The Magic Fish by Trung Le Nguyen
Random House Graphic, 2020, 256 pages
Content Warnings: Homophobia, cannibalism, mentions of death, murder, blood
About the Author: “Trung Le Nguyen, also known as Trungles, is a Vietnamese-American comic book artist and storyteller from Minnesota. He was born in a refugee camp somewhere in the Philippine province of Palawan. Trung has contributed work for Oni Press, Boom! Studios, and Image Comics, largely in the romance genre. His first original graphic novel, The Magic Fish, is due out October 13, 2020 through Random House Graphic, an imprint of Penguin Random House. Trung currently lives in Minneapolis, Minnesota and raises three very spoiled hens. He is particularly fond of fairy tales, kids’ cartoons, and rom-coms of all stripes.” (Bio taken from the author’s website.)
Tiến, a 13 year old boy, is gay and he’s been keeping it a secret for a long time. He’s not sure if he’ll ever get the chance to come out to his parents or if there are even words in Vietnamese so he can tell them properly. He worries that everything will change if anyone ever finds out his secret, so he suppresses his feelings and internalizes his anxieties. Tiến has trouble communicating with his parents because they struggle with their English, but they find comfort when Tiến reads his favorite stories out loud to them. The fairy tales that this family share connect them and help them all navigate through life towards a happy ending.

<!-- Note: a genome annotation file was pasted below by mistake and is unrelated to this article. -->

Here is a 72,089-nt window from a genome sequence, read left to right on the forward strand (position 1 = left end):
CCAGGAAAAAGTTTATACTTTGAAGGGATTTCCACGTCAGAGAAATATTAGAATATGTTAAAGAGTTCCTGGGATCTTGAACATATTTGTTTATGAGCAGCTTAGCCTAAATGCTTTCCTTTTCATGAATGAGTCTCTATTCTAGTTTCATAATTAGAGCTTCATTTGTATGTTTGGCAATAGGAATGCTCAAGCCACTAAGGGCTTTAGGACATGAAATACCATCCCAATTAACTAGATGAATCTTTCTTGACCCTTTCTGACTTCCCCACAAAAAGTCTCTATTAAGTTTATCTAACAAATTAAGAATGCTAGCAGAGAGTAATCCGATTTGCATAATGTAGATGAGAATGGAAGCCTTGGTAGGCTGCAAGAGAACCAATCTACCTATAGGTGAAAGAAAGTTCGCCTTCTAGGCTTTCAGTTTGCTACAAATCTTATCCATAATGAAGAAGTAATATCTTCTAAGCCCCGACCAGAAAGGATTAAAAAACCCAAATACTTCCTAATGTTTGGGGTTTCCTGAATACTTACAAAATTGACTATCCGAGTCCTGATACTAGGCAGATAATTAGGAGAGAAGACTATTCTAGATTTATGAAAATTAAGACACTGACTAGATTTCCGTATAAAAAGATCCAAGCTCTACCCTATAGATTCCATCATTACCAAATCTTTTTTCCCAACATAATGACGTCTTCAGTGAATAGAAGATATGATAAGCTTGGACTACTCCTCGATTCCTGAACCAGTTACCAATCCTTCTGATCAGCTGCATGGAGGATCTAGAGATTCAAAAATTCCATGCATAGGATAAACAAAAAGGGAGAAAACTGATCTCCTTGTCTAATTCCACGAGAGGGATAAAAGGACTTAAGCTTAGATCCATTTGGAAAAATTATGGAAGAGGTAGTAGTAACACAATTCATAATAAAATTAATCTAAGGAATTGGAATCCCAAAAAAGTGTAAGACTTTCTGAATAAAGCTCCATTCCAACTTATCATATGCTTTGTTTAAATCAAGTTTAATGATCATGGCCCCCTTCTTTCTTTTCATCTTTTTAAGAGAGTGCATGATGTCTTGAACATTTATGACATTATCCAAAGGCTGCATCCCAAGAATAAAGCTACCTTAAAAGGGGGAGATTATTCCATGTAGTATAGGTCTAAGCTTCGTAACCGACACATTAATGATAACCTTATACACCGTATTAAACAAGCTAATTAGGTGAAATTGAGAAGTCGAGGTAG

This is a fantastic graphic novel not only because it’s visually impeccable with incredible detail, but the text and the layered narrative are beautiful. I especially appreciate how the fairy tales are Vietnamese and to see the different iterations of the story depending on who is telling it. Emotion pours through the artwork in some truly heartbreaking moments that pushed me to tears. Fairytales are a way for us to connect to one another, and I personally love writing them and reading them, so coming upon this book made me so happy. This book interweaves the complexities of immigration, communication, sexuality, culture, and so much more that I was in awe when Nguyen literally drew the parallels between fairytales we know and love and our personal struggles. The sections dedicated to Tiến’s parents’ backstory are devastating to say the least.
This book includes fairy tale stories retold, but at the center is Tiến and his mother who have their own deeply personal fairy tale all their own. The end of this book absolutely wrecked me, and I am so grateful to have queer stories out there that hit on so many intersections of identity. The Magic Fish is a story that transcended any expectations I had, and I am so very excited to read more from Trung Le Nguyen!
PRR Writer, Jackie Balbastro
For more of my thoughts on fairy tales and Cinderella retellings, specifically, check out the roundtable I did with Hannah and Wendy here!